Koji Igarashi wears a cowboy hat and a leather bullwhip in his public appearances. I do not know why. Supposedly, it’s a reference to the Belmonts, the family of vampire hunters who carried whips and chains in Castlevania, the classic action-adventure video games Igarashi (he prefers “Iga”) began working on in 1990. But during our interview at New York Comic Con, I’m so engrossed by his loud accessories and quiet demeanor that I legitimately forget to ask if that’s the case. For some reason, I thought it would be rude.

However, I am not afraid to ask what he thought of the super popular (and super short) Castlevania anime that premiered on Netflix in July. Although Iga is closely tied to the series, he didn’t work on 1989’s Castlevania III of which the anime was based. But it doesn’t matter. Iga loved it anyway.

“We watched it and thought it was great,” Iga tells Inverse via an interpreter on the Sunday of New York Comic Con. “We could tell the creators knew what the game was all about. I‘m sure a lot of fans love it. We thought it was great.”

Netflix Castlevania Koji Igarashi
Trevor Belmont -- showing off his whip -- in 'Castlevania,' available now to watch on Netflix.

Inside the Javits Center, across Disney’s Star Wars booth, publisher 505 Games has a dozen machines running Iga’s newest source of pride: Bloodstained: Ritual of the Night, a spiritual successor to the Castlevania games of yore that Iga funded on Kickstarter in 2015. Set for release in 2018 for consoles and PC, Iga is starting to bring his game out of his Japanese studio Artplay and into the public worldwide.

In 2014, after he left Konami, his home of 24 years, Iga decided to grant fans’ wishes for a new, vintage “Metroid-vania” style game. “For a very long time, this kind of side-scroller platformer was not available, at least the kind I was making,” says Iga. Though he acknowledges there are “a lot of indie games” that imitate retro ‘80s/’90s games, “there wasn’t one that came from the Castlevania” mold. That’s why he made Bloodstained.

“I want those players to play this game again and have that same experience from the past. There’s a lot of indie games, but we wanted this to feel like an authentic side-scroller.”

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'Bloodstained' stars a cursed protagonist named Miriam, whom Iga describes is slowly morphing into a crystal.

Because Castlevania is Konami’s to keep, Iga created a new IP, with a whole new story that aesthetically recalls the gothic stylings of Castlevania. “We want to make it similar, but when we started the Kickstarter, we couldn’t just do science-fiction and things like that,” Iga says. “We can’t stray from that gothic horror fans expect from my games. So kept the theme. Since I made the scenarios for Castlevania, it may feel similar because it’s written by the same person. But we wanted to make it feel different as its own IP.”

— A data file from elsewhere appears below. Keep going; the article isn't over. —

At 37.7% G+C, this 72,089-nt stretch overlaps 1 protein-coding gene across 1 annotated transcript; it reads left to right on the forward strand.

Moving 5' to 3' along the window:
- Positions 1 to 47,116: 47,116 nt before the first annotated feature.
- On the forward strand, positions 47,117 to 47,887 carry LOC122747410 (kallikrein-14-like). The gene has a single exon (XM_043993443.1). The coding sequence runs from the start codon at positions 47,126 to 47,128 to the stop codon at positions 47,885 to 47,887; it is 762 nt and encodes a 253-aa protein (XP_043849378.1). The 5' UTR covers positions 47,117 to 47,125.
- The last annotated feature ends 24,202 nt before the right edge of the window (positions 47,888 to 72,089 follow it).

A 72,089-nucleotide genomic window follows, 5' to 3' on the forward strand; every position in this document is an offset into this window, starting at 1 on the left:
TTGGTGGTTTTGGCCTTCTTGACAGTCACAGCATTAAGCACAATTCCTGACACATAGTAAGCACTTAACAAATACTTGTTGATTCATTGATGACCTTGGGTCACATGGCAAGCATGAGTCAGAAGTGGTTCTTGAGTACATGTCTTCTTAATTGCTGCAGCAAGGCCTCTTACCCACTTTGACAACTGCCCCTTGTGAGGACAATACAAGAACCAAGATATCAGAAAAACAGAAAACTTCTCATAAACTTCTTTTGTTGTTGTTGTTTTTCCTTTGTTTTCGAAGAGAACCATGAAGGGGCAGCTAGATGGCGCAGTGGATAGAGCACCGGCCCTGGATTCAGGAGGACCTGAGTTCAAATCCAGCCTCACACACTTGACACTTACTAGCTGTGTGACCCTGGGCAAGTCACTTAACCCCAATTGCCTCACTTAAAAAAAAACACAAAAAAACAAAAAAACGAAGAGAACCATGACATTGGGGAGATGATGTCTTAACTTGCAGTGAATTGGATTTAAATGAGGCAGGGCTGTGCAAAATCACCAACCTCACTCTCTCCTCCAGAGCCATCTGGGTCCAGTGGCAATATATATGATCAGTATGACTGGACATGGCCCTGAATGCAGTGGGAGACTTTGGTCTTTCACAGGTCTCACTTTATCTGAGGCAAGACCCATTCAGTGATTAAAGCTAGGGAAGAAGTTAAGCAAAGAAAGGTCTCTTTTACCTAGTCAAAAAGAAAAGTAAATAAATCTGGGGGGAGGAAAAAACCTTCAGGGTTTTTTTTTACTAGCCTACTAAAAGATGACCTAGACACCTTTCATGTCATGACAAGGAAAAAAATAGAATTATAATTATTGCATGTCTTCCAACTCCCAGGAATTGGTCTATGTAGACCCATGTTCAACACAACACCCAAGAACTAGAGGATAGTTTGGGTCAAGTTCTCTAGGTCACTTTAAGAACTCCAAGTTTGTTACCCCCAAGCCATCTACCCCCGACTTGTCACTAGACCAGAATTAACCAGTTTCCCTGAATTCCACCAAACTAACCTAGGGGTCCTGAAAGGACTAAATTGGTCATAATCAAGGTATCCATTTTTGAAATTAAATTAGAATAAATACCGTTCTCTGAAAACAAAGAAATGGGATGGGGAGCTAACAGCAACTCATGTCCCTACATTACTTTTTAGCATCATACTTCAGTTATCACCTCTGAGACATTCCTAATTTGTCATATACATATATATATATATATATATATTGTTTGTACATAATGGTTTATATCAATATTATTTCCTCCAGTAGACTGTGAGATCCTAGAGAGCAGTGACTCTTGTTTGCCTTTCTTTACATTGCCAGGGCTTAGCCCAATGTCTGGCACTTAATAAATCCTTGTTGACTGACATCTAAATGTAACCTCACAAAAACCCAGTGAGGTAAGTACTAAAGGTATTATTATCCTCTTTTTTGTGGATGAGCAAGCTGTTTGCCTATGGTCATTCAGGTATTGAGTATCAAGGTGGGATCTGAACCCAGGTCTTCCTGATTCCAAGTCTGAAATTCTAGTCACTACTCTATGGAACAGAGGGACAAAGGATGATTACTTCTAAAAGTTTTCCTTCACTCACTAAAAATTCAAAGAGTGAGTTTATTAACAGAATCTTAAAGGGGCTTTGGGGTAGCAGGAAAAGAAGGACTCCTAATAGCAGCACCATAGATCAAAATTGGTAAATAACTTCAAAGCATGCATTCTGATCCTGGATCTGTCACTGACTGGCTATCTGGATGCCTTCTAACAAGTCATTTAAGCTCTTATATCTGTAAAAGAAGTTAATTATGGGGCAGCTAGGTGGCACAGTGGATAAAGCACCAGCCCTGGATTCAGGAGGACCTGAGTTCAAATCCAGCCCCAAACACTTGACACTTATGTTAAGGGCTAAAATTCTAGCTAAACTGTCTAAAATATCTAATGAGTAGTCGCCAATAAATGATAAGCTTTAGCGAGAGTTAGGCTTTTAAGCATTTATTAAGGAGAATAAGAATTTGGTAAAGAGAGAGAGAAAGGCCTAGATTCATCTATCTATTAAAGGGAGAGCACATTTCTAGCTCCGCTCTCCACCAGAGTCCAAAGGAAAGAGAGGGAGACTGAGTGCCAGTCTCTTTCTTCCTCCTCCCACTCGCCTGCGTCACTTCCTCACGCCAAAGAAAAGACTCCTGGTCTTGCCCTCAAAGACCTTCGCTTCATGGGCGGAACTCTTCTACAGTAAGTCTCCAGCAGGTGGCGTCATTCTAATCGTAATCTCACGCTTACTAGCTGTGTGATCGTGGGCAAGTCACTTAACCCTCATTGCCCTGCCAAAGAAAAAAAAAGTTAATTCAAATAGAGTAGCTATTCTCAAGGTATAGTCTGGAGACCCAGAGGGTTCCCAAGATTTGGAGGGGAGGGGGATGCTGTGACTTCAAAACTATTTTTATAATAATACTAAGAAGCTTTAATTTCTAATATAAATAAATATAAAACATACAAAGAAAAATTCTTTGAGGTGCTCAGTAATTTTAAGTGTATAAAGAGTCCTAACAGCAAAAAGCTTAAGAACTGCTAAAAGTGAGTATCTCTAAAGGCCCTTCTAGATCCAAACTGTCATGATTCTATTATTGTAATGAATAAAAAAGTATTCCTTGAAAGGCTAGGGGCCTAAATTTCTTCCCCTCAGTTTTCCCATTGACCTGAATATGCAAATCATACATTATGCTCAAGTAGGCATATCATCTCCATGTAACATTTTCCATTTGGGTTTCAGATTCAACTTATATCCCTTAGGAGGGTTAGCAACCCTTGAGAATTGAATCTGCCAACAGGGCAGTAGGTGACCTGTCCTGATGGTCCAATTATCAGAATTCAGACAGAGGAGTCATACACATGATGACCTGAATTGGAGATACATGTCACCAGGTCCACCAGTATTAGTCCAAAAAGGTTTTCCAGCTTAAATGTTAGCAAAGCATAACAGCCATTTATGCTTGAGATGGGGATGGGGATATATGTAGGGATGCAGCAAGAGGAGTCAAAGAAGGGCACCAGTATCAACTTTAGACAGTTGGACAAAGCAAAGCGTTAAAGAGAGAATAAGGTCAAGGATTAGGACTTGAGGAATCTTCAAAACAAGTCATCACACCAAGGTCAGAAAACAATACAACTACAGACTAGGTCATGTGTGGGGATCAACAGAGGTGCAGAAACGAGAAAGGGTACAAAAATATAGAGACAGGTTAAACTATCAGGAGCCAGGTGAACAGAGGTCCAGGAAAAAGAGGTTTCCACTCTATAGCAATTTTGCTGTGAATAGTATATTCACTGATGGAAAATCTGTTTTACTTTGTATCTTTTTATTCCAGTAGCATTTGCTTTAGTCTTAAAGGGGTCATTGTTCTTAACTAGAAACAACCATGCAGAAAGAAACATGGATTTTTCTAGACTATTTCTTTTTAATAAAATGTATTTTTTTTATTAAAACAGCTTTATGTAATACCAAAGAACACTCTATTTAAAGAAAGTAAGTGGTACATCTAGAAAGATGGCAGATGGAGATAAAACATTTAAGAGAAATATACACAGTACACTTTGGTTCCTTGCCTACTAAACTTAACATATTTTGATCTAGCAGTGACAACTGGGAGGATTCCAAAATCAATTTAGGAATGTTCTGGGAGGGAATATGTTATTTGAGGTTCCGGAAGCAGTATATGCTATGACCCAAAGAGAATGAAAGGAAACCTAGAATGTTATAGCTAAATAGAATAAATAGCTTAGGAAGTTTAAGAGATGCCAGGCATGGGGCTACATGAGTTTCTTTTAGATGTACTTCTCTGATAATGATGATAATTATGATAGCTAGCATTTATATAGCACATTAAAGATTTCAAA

One major way Bloodstained is different from Castlevania is in its primary focus. In Castlevania, the antagonist Dracula is arguably the main character, as players take control of various descendants of the vampire hunting Belmonts in different Castlevania games. In Bloodstained, the story is more traditional, with its protagonist — “This girl who’s cursed and her body slowly turns into a crystal,” Iga describes — as the primary subject.

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Miriam (left), fighting one of the game's first bosses players will encounter in 'Bloodstained.'

Because of Kickstarter, Bloodstained also couldn’t be made like Iga made Castlevania. “Back when I used to be at Konami, they would make [the games] secretive. They wouldn’t release any materials until a month or two before relase.” Accountability on Kickstarter forced Iga and Artplay to provide regular updates, which included showing the game to customers as they were developing it. It was an unusual experience for the industry veteran.

“If you change during development, it’s different than what you promised. We have to make sure we’re meeting backer expectations and develop the game we want it to. We have to commit every time we give an update. That’s risky for someone who came from a different [background].”

“No one is trying to fail a project,” Iga adds, who took feedback from Kickstarter supporters seriously. “By listening, we get [what everyone wants] so much quicker. It’s a lot easier to include in the game.” Artplay didn’t entertain every suggestion — that would make development beyond impossible — but the studio did let their own instincts guide them.

“We incorporate those [suggestions] we agree with,” he says. “We have a guideline for ourselves. We listen but we always incorporate our opinion first.”

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Miriam, the hero of 'Bloodstained: Ritual of the Night.'

Above all, Iga says he took after the games of yesteryear as his primary guide. Though I did notice few 2017 quality-of-life standards during my time playing the demo — dying isn’t as much of a hassle as it was in Castlevania — Iga is determined to bring back that feeling of playing a game from the past, when and where the rough edges were just part of the experience.

“Gamers have different expectations, but I think that’s why these old-school games are trending,” Iga says, attributing to the plethora of mobile games and cinematic triple-A titles for creating a viable niche market where Bloodstained is homing in on. “People want to play this game. We wanted to bring this video game, that feels like a video game. That’s why we’re doing this now.”

Bloodstained: Ritual of the Night will be released on PC, OS X, Xbox One, PlayStation 4, and Nintendo Switch in 2018.